Hydraulics & hydrology

Find technical support, training and policy in the fields of hydraulics, fish passage, hydrology and stormwater to ensure our roadways provide a safe, effective and efficient movement of people and goods while maintaining the natural movement and treatment of water throughout our watersheds and water bodies.

Hydraulics Manual M23-03

Design Manual M22-01

Chapter 800 Hydraulics (PDF 3.2MB)

Roadside Manual M25-30

Chapter 630 Parking Area Design (PDF 2.9MB)
Chapter 700 Soil and Soil Amendments (PDF 566KB)
Chapter 710 Erosion Prevention and Sediment Control (PDF 309KB)

Highway Runoff Manual (HRM)

Highway Runoff Manual M31-16

An integral part of the WSDOT NPDES Municipal Stormwater permit (Permit). The Department of Ecology reissued the Permit, on April 5, 2019. WSDOT revised the HRM to maintain equivalency with the Department of Ecology’s Stormwater Management Manuals. 

Upon issuance of the WSDOT Municipal Stormwater Permit in April 2019, WSDOT and the Department of Ecology adopted an implementing agreement calling for WSDOT to apply the April 2019 version of the Highway Runoff Manual throughout Washington State using the conditions in the agreement.

Projects going to AD after March 6, 2020 shall comply with the 2019 HRM except as follows:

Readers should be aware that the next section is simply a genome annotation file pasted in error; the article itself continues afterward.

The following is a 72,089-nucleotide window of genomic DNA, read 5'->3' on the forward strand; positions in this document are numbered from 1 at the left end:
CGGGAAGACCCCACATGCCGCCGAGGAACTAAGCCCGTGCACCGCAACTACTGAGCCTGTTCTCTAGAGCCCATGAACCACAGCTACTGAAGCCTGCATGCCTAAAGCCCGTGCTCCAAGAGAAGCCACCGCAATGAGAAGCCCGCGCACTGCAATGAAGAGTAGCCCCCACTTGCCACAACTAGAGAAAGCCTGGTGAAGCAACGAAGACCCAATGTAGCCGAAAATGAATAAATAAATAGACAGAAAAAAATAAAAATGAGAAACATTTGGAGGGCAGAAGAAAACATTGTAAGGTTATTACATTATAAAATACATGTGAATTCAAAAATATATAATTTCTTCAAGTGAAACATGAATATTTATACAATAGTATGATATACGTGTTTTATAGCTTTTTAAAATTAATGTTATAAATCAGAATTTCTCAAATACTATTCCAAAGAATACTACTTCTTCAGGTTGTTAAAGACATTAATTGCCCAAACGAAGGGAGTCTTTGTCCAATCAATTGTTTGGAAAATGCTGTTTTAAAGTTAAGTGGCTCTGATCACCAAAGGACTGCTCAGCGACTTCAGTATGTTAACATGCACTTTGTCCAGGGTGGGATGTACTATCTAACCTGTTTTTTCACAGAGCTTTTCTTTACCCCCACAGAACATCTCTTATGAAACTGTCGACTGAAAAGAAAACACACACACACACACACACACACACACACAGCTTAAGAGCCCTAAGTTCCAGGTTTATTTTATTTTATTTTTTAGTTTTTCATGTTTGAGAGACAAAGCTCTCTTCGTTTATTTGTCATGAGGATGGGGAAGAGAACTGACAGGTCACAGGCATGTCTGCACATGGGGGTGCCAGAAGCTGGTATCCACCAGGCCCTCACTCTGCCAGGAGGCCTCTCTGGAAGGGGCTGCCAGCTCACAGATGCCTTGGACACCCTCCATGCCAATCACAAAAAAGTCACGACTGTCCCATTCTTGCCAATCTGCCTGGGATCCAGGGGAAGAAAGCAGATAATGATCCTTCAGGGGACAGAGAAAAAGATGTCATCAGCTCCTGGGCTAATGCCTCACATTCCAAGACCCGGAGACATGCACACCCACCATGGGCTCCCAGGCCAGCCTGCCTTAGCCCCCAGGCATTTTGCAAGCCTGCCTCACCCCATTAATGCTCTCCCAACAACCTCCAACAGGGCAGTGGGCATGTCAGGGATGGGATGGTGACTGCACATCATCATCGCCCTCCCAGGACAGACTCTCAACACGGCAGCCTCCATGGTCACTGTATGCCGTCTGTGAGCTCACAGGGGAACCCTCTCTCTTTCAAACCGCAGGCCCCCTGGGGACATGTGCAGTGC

• Projects requiring an individual Section 401 Water Quality Certification may be subject to additional stormwater requirements if, based on site specific information, the use of the 2019 HRM will not result in compliance with State Water Quality Standards.
  • Projects receiving Design Approval before July 1, 2019 may use the 2014 HRM on the condition that the projects go to AD by June 30, 2022.

The Summary of Major Changes from the 2014 to 2019 HRM (PDF 262KB) document summarizes the major changes to the 2019 HRM.

The HRM represents years of extensive research, collaboration, and negotiation by an interdisciplinary technical team of water quality, stormwater, and erosion control specialists; designers; hydrologists; geotechnical and hydraulics engineers; landscape architects; and maintenance staff. The technical team also includes several county representatives and benefits from a close working relationship with Washington State Department of Ecology (Ecology) staff, with work also contributed by consultants and outside reviewers. The technical team recognized that it is inefficient, and in some instances ineffective, to try to emulate how local jurisdictions manage runoff from residential, commercial, and industrial land uses. Consequently, their approach to developing the HRM takes into consideration that WSDOT:

  • Needs a statewide approach for managing stormwater that recognizes the differences in climate, soils, and land uses.
  • Has limited control of pollutants entering its right of way (including pollutants generated from atmospheric deposition, vehicle operation, litter, organic debris, and surrounding land uses).
  • Highway projects are linear in nature and, as such, are faced with practical limitations in terms of locating and maintaining stormwater treatment facilities within state-owned right of way.
  • Lacks funding mechanisms (such as stormwater utility fees) and land use controls (zoning and land use ordinances) available to local governments.
  • Must be accountable to taxpayers to provide cost-effective stormwater facilities.